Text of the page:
As of Jan. 1, 2020, babies born to Indigenous mothers can no longer be apprehended due to birth alerts. However, Mary Ellen Turpel-Lafond knows it will happen despite chiefs standing firm in advocating the removal of that practise in “An Act respecting First Nations, Inuit and Métis children, youth and families.”
The legislation that comes into force in 2020 firmly puts control of the welfare of Indigenous children and families into the hands of First Nations, Inuit and Metis.
“The view that we have with this legislation is that it ends birth alerts and it ends the surprise removal of children in the hospital for First Nations mothers and First Nations families. And I know many in this room have fought very hard for that, but now we’ve got to make sure that happens. So we really need to pull together to be clear about that and to be very clear to the judges and the hospitals and everyone across Canada that that is what this is going to require,” Turpel-Lafond told chiefs at the Assembly of First Nations Chiefs Special Assembly on Dec. 4.
With only weeks to go until the legislation becomes law, Turpel-Lafond, who serves as advisor for the AFN’s chiefs committee on children, families and self-determination, said that the implementation of a “caretaker convention” by the federal government means there has been no discussion on a plan for implementation. That convention prohibited the government from making decisions during the election period.
“Things are going to probably be late breaking because the government has been a bit slow on this matter. I expect it will move pretty quickly,” said Turpel-Lafond.
The government dragging its feet on discussions on implementation has been the subject of numerous letters from the AFN’s National Chief Perry Bellegarde to Indigenous Services Canada, said Turpel-Lafond, noting the latest letter had gone just that day.
In addressing chiefs the previous day, newly appointed ISC Minister Marc Miller held up Bill C-92 as one of his government’s accomplishments, referring to it as a means for self-determination, with Indigenous government’s now having the jurisdiction over the welfare of their own children and families for which they had been advocating for decades. He pointed out the law would come into effect in January, but did not reference the work that still needed to be done to implement those changes.
Turpel-Lafond, who served as child and youth advocate for British Columbia, referred to that shift from provincial and territorial jurisdiction to First Nations jurisdiction as “radical.” She added that research indicates it takes five to seven years for the mainstream child welfare system to fully adjust to such a wholesale change.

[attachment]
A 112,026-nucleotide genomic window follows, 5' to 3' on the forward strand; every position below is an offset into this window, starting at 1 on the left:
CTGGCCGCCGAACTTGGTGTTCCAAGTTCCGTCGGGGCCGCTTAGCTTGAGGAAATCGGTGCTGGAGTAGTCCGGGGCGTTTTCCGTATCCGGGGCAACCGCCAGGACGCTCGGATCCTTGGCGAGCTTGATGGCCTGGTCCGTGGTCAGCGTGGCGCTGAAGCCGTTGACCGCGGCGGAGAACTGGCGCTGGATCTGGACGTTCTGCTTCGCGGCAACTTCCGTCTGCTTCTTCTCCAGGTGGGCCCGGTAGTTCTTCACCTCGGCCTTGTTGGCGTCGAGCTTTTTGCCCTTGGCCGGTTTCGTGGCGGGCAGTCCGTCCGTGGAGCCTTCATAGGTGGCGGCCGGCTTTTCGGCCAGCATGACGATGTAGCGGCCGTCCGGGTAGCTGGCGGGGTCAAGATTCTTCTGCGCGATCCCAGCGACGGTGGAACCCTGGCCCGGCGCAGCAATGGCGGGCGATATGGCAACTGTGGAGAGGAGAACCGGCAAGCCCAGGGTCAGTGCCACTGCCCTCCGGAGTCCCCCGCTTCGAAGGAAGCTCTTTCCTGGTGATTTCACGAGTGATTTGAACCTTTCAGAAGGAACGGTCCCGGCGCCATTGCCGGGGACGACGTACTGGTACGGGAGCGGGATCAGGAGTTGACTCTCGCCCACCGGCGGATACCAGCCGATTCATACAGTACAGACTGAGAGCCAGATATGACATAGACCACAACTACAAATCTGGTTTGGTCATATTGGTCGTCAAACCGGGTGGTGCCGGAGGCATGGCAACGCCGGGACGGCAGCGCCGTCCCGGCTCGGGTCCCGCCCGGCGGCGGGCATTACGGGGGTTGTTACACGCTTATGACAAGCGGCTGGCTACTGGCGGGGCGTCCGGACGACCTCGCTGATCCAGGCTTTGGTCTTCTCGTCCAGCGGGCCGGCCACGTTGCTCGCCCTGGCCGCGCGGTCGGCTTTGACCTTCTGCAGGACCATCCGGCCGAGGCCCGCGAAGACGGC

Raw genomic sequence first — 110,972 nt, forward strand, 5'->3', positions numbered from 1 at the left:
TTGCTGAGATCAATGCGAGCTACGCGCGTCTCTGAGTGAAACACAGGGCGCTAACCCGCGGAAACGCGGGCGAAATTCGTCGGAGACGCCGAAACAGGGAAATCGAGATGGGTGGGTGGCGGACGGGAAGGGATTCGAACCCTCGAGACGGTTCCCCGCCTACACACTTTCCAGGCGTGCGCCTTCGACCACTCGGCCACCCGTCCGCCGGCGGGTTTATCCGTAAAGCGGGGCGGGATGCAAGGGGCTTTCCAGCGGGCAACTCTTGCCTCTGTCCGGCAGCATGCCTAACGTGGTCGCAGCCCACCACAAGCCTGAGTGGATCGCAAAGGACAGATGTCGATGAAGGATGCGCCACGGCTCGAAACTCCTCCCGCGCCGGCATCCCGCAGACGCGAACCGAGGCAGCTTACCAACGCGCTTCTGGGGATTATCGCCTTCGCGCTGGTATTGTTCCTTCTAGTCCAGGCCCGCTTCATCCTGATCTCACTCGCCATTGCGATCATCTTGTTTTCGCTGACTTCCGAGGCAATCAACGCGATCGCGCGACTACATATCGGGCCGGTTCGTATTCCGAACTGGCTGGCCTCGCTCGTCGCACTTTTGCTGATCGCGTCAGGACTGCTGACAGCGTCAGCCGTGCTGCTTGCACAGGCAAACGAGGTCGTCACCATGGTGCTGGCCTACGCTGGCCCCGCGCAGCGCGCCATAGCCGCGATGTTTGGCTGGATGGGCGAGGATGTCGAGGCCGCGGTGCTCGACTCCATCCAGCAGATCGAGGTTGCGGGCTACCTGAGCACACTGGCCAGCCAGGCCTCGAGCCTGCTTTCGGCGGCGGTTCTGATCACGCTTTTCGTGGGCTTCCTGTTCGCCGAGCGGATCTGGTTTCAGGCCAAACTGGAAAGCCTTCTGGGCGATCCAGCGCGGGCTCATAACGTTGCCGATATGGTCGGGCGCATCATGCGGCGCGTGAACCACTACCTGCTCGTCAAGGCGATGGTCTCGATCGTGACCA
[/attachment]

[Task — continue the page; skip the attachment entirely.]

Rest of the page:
“We are in a very unusual situation where we’re a few weeks away from this complete reset coming into effect and many First Nations, chiefs, families are asking how am I going to be able to benefit? We don’t have funding sorted out and other issues,” she said.
“Is it planned and perfect now at this point? Far from it, I would say to you. But this is how it works when things change. You have to fight through the process. You have to go forward. You have to lean into those key things that you negotiated for and that you asserted that are going to bring change.”
Lafond-Turpel stressed that First Nations had options when it came to asserting their jurisdiction, which they could do in steps. They could choose to enter into coordination agreements with their provinces or territories, but did not have to. They could choose to accept an existing relationship with a designated child welfare agency on reserve or an urban agency with the First Nations laws trumping the province’s laws. There would be no distinction drawn between on-reserve and off-reserve children or registered or non-registered Indian children.
Canada has offered to keep a registry for all First Nations child and family welfare laws so no matter where a child is located, the laws of that child’s First Nation would be followed.
“This legislation was designed to support nation building and rebuilding of nations and families. It was not designed to control and gate-keep,” said Lafond-Turpel.
She also reminded chiefs that where they had existing tables for negotiations with the federal government, Bill C-92 now meant that child welfare was no longer part of those discussions.
Lafond-Turpel expects about 15 First Nations will be ready to implement their own child and family welfare systems within the first few months of 2020.
“Because this is about recognition a lot of the work has already been done. It’s like bringing it into this framework to move it forward,” she said.
The chiefs-in-assembly passed a resolution calling for immediate collaboration from the federal government with First Nations and regional bodies “as determined by the rights holders,” as well as for Canada to immediately fund those discussion and commit to funding for the implementation of the act.